There are two kinds of offers: one-of-a-kind opportunities like a 100,000-point signup bonus from a bank with good risk controls, and opportunities with potentially unlimited upside. Into the second category fall things like churnable credit cards, unappreciated reselling opportunities, or gift card liquidation mechanisms no one else has thought of.

A scalable opportunity is worth more than a one-off opportunity because once the background research has been done each iteration produces close to pure profit for as long as the deal lasts.

For example, while the US Bank Club Carlson credit cards offered the last night free on award stays, there was no limit to the number of 2-night stays you could book at half price. Along with a partner you could book any integer multiple of 2 nights at a top-tier 70,000-point property for 35,000 points per night, or $7,000 in otherwise-unbonused credit card spend per night.

In the case of the Avianca Vuela credit card, which is supposed to offer 2 LifeMiles per dollar spent at gas stations and grocery stores, the question is whether you'll be willing to earn 2 LifeMiles per dollar at the expense of other rewards currencies. There's no obvious answer to that question — it'll depend on your own circumstances. At grocery stores, 2 LifeMiles per dollar spent may be worth more than 6 HHonors points, or more than 2 Flexpoints, or more than 2 Membership Rewards points, or it may not.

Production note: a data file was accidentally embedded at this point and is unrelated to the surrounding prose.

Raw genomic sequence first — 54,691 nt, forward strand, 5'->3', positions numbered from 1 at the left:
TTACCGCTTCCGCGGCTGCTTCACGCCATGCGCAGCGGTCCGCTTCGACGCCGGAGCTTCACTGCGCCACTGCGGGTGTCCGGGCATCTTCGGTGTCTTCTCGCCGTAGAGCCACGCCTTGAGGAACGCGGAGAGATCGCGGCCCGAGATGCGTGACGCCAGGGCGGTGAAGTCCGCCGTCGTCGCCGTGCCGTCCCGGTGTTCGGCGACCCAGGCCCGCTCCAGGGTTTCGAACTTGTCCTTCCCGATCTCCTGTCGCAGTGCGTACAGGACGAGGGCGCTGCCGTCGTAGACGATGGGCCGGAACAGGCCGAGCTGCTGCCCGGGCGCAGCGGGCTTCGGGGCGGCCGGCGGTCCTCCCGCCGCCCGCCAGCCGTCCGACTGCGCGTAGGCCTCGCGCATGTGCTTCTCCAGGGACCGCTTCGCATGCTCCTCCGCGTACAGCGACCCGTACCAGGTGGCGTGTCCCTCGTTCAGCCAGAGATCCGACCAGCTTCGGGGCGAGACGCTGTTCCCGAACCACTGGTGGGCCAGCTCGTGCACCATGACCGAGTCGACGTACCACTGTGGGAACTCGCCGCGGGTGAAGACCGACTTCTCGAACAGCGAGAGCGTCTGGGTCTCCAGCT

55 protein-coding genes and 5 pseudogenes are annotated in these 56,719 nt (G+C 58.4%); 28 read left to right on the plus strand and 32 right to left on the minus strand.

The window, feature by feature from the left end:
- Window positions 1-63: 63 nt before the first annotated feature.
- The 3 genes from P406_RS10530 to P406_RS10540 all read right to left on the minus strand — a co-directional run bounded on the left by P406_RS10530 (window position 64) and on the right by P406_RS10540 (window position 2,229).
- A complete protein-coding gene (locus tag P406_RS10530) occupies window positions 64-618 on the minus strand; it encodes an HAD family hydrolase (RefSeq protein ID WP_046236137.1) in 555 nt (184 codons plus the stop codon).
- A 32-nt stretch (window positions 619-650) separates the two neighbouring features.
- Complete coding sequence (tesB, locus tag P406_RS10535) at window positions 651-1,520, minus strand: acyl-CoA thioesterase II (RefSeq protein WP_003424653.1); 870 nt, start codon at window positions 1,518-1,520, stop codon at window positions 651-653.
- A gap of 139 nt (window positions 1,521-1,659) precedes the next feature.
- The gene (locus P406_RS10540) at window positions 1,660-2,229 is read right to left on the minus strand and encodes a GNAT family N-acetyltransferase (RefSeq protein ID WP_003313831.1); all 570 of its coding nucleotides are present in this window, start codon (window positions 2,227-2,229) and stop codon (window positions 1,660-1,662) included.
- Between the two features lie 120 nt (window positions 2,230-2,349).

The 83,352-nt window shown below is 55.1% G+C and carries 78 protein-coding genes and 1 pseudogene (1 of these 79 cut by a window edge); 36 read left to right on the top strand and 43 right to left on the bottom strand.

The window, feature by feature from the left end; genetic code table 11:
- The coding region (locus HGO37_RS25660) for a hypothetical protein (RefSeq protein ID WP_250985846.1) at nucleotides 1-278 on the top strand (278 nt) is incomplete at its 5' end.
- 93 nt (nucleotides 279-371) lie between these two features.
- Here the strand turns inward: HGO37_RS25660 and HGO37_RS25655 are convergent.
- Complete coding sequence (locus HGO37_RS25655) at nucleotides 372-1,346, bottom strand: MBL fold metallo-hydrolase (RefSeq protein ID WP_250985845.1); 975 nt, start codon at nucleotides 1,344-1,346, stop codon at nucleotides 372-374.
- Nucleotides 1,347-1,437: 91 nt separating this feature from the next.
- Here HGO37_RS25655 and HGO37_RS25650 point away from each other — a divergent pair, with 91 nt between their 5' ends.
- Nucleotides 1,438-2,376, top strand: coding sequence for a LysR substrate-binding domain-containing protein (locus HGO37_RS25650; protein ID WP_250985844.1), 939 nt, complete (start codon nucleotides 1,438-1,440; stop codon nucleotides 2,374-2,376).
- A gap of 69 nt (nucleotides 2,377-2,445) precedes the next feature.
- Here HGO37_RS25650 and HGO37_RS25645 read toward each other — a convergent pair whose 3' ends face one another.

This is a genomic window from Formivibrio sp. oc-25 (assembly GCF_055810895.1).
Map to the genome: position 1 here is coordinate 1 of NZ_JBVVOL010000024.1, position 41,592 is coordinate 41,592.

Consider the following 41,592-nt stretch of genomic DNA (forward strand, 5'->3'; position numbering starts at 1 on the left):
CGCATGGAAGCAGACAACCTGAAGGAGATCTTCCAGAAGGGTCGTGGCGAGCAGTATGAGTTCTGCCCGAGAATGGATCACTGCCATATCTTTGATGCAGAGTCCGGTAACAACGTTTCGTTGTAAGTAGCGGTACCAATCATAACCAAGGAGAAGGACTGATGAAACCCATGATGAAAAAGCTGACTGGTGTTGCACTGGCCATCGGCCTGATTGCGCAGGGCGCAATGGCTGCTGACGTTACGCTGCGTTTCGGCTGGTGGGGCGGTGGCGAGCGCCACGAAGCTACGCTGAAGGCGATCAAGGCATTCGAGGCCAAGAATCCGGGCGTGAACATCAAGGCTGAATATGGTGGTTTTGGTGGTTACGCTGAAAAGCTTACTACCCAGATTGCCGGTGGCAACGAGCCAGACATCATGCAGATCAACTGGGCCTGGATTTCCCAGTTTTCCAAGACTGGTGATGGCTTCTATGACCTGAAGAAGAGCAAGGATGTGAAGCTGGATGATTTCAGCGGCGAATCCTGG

In short: a lucrative bonus category can turn a so-so credit card, or a decent signup bonus, into a scalable opportunity — but whether it does or not will depend on your own circumstances.

What will I do with the remaining points?

After signing up for a Avianca Vuela card, and meeting the spending requirement, you'll be the proud owner of 60,000 LifeMiles. Say you jump on a 50,000-LifeMile First class award from North America to Hawaii. Now you're the proud owner of 10,000 LifeMiles.

You can either accept that you got a 50,000-mile signup bonus, instead of a 60,000-mile one, or you can start conniving and contriving to redeem your remaining 10,000 LifeMiles, or start doing your utmost to earn more until you get to another redemption threshold.